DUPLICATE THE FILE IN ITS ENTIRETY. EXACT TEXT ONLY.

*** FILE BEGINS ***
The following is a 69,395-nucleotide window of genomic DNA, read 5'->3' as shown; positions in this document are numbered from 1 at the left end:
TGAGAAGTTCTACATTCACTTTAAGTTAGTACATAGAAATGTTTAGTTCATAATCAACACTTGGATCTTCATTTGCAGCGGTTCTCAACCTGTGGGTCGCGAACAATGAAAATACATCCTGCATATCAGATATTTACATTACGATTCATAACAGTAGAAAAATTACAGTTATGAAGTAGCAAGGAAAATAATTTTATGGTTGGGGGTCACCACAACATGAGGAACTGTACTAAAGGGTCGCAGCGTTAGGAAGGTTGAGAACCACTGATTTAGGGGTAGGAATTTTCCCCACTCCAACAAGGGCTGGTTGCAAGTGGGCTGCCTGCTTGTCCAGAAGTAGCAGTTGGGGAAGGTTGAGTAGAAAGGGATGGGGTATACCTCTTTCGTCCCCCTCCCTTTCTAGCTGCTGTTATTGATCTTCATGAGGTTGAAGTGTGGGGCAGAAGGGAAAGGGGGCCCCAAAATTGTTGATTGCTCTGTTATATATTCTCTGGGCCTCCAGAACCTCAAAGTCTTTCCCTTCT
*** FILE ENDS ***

The following is a 69,395-nucleotide window of genomic DNA, read 5'->3' as shown; positions in this document are numbered from 1 at the left end:
TGAGAAGTTCTACATTCACTTTAAGTTAGTACATAGAAATGTTTAGTTCATAATCAACACTTGGATCTTCATTTGCAGCGGTTCTCAACCTGTGGGTCGCGAACAATGAAAATACATCCTGCATATCAGATATTTACATTACGATTCATAACAGTAGAAAAATTACAGTTATGAAGTAGCAAGGAAAATAATTTTATGGTTGGGGGTCACCACAACATGAGGAACTGTACTAAAGGGTCGCAGCGTTAGGAAGGTTGAGAACCACTGATTTAGGGGTAGGAATTTTCCCCACTCCAACAAGGGCTGGTTGCAAGTGGGCTGCCTGCTTGTCCAGAAGTAGCAGTTGGGGAAGGTTGAGTAGAAAGGGATGGGGTATACCTCTTTCGTCCCCCTCCCTTTCTAGCTGCTGTTATTGATCTTCATGAGGTTGAAGTGTGGGGCAGAAGGGAAAGGGGGCCCCAAAATTGTTGATTGCTCTGTTATATATTCTCTGGGCCTCCAGAACCTCAAAGTCTTTCCCTTCT